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Infantry Small Arms / The Warfighter

Type 97 81mm

Infantry Mortar [ 1937 ]

The Type 97 81mm infantry mortar served the Japanese Army throughout World War 2.

Authored By: Staff Writer | Last Edited: 02/17/2017 | Content ©www.MilitaryFactory.com | The following text is exclusive to this site.

The Imperial Japanese Army made use of various lobbed ordnance weapon systems throughout World War 2 in their conquest of the Pacific. Chief among these became the unique grenade dischargers that were more akin to miniature personal mortar systems firing a lesser projectile. However, like all modern armies of the time, the IJA also placed value on more conventional mortar designs and these appeared in two popular calibers - 81mm and 90mm.

The Type 97 (or Model 97) was an 81mm mortar was not unlike the American M1 system in design, scope and operation. It consisted of three major components to include the firing tube, base plate and an adjustable bipod assembly. A crank handle at the neck of the bipod allowed for elevation changes by the crew. The base plate was heavy and rectangular in shape and the 81mm projectile rounds were small enough to cup in two hands when handling. The crew adjusted all facets of the projectile's launch based on terrain and windage. Operation was via dropping the active 81mm shell down the firing tube to which the shell struck a waiting firing pin and ignited the projectile's propellant charge. This forced the projectile out of the firing tube and towards the calculated arc destination.

The Type 97 81mm mortar held an effective range out to 3,062 yards, firing at a muzzle velocity equal to 643 feet per second. The crew could elevate the firing tube from +45 to +85 degrees for attacking targets closer to the firing point. The system, as a whole, weighed in at 148lbs and required multiple crew for transport, this breaking down into several pieces. The primary 81mm projectile in use with the Type 97 was the Model 100 High-Explosive (HE) shell weighing just over 7lbs.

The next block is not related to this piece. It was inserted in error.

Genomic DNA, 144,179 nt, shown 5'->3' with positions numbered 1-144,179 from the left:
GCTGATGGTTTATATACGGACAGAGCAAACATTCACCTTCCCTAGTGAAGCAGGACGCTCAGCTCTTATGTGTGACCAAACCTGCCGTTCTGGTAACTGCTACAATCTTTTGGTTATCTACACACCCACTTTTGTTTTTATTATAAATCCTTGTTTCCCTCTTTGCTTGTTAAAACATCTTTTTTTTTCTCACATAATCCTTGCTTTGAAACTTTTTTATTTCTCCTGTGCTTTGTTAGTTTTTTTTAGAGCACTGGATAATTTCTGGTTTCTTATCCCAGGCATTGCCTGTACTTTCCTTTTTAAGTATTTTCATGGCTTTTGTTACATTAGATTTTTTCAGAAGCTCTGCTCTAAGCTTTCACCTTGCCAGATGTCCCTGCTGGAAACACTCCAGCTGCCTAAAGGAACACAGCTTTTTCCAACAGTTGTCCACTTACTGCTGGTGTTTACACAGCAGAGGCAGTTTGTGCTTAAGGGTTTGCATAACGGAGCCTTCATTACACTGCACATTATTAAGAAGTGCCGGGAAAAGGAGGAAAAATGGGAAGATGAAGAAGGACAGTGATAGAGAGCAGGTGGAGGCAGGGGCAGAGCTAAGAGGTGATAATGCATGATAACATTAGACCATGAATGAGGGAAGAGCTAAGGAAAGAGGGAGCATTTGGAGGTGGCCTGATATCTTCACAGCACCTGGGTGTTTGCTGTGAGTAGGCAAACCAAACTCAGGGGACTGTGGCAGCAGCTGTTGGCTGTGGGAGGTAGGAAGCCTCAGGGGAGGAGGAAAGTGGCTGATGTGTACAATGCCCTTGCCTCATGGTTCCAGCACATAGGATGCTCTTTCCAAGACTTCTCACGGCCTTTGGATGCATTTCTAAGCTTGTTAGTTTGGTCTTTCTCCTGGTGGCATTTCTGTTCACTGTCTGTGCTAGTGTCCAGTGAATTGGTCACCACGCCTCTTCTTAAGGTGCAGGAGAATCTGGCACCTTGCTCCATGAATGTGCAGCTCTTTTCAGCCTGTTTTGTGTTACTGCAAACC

The Type 97 81mm mortar entered service with the IJA in 1937 and was kept operational through to the end of the war in August of 1945. The weapon saw considerable actions across the Pacific and Southeast Asia, wherever the IJA was active.


Service Year

Imperial Japan national flag graphic
Imperial Japan


Infantry Mortar

State Factories - Imperial Japan
(View other Arms-Related Manufacturers)
National flag of modern Japan Imperial Japan
(OPERATORS list includes past, present, and future operators when applicable)
Fire Support
Capable of suppressing enemy elements at range through direct or in-direct fire.

Empty Wgt
147.71 lb
67.00 kg

Adjustable Elevation Mechanism


Manual; Firing Pin at Base

(Material presented above is for historical and entertainment value and should not be construed as usable for hardware restoration, maintenance, or general operation - always consult official manufacturer sources for such information)



Sample Visuals**

Graphical image of an infantry mortar projectile / shell
Rounds / Feed

Single-Shot; Reusable Firing Tube
Cartridge relative size chart
*May not represent an exhuastive list; calibers are model-specific dependent, always consult official manufacturer sources.
**Graphics not to actual size; not all cartridges may be represented visually; graphics intended for general reference only.
Max Eff.Range
9,186 ft
(2,800 m | 3,062 yd)
Muzzle Velocity
643 ft/sec
(196 m/sec)

Type 97 - Base Series Designation

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Images Gallery

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Two views of the Type 97 81mm infantry mortar


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